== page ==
Welcome to the Relatedness Calculator

Enter relative:


Result for identical twin's children
Relatedness coefficient: 50%
Degree of relation: 3


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Explanation

The relatedness between two people is expressed with two measures:

So, your identical twin's child is 50% related to you and 3 steps removed from you in your family tree.

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Nerdy Stuff

Richard Dawkins gives a great explanation of how to calculate relatedness coefficients in The Selfish Gene:

First identify all the common ancestors of A and B. For instance, the common ancestors of a pair of first cousins are their shared grandfather and grandmother. Once you have found a common ancestor, it is of course logically true that all his ancestors are common to A and B as well. However, we ignore all but the most recent common ancestors. In this sense, first cousins have only two common ancestors. If B is a lineal descendant of A, for instance his great grandson, then A himself is the ‘common ancestor’ we are looking for.

Having located the common ancestor(s) of A and B, count the generation distance as follows. Starting at A, climb up the family tree until you hit a common ancestor, and then climb down again to B. The total number of steps up the tree and then down again is the generation distance. For instance, if A is B’s uncle, the generation distance is 3. The common ancestor is A’s father (say) and B’s grandfather. Starting at A you have to climb up one generation in order to hit the common ancestor. Then to get down to B you have to descend two generations on the other side. Therefore the generation distance is 1 + 2 = 3.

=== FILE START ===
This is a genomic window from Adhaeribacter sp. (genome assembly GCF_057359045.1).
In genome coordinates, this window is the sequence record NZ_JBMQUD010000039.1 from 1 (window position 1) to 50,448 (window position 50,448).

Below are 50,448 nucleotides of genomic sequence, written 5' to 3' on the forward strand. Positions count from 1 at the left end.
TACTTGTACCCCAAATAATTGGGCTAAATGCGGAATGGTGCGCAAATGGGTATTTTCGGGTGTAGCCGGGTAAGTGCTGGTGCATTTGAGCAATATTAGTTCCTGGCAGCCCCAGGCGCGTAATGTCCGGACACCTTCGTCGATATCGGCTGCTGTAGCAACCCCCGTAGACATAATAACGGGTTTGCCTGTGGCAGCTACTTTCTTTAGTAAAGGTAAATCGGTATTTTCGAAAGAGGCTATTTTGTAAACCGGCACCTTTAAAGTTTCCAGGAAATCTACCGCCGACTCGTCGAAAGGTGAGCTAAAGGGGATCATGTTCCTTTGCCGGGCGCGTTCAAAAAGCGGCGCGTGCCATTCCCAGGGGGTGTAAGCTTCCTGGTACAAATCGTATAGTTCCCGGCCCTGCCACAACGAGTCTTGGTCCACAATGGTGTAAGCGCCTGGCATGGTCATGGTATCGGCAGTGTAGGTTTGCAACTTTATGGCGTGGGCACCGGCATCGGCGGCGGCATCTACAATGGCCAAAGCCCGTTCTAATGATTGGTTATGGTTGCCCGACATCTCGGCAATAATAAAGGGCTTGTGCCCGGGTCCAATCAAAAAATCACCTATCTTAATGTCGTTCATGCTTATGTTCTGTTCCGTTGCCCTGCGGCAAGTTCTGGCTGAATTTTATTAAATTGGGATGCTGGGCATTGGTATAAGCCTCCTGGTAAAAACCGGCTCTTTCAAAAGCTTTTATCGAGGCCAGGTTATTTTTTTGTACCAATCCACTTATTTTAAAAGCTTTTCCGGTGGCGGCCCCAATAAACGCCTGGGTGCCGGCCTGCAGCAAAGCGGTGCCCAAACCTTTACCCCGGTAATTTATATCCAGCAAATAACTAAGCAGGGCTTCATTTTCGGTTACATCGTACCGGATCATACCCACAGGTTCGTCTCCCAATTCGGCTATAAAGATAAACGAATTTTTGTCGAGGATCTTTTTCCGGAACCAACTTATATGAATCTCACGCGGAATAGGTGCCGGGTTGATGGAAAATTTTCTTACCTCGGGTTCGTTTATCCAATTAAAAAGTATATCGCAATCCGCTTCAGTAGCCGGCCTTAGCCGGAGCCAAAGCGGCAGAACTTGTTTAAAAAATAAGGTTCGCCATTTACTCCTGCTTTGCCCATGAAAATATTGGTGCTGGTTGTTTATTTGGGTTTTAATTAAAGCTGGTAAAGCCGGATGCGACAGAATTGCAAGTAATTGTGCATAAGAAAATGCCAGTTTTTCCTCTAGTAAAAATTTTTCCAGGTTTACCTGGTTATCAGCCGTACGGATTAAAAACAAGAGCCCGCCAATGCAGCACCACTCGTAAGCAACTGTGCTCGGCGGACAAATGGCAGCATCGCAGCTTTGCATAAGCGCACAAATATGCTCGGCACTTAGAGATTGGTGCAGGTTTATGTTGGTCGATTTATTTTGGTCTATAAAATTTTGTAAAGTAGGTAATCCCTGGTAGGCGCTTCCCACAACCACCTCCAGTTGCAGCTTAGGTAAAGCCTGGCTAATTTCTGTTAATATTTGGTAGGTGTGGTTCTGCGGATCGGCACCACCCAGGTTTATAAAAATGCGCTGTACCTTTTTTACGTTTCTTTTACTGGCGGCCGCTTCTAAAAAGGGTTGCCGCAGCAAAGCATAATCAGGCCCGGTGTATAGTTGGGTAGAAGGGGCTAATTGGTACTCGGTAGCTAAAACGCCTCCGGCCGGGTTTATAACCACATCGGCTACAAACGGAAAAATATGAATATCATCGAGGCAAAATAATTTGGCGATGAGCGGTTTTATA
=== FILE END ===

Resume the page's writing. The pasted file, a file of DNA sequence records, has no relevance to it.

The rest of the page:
Having found the generation distance between A and B via a particular common ancestor, calculate that part of their relatedness for which that ancestor is responsible. To do this, multiply 1/2 by itself once for each step of the generation distance. If the generation distance is 3, this means calculate 1/2 x 1/2 x 1/2 or (1/2)^3. If the generation distance via a particular ancestor is equal to g steps, the portion of relatedness due to that ancestor is (1/2)^g.

But this is only part of the relatedness between A and B. If they have more than one common ancestor we have to add on the equivalent figure for each ancestor. It is usually the case that the generation distance is the same for all common ancestors of a pair of individuals. Therefore, having worked out the relatedness between A and B due to any one of the ancestors, all you have to do in practice is to multiply by the number of ancestors. First cousins, for instance, have two common ancestors, and the generation distance via each one is 4. Therefore their relatedness is 2 x (1/2)^4 = 1/8. If A is B’s great-grandchild, the generation distance is 3 and the number of common ‘ancestors’ is 1 (B himself), so the relatedness is 1 x (1/2)^3 = 1/8.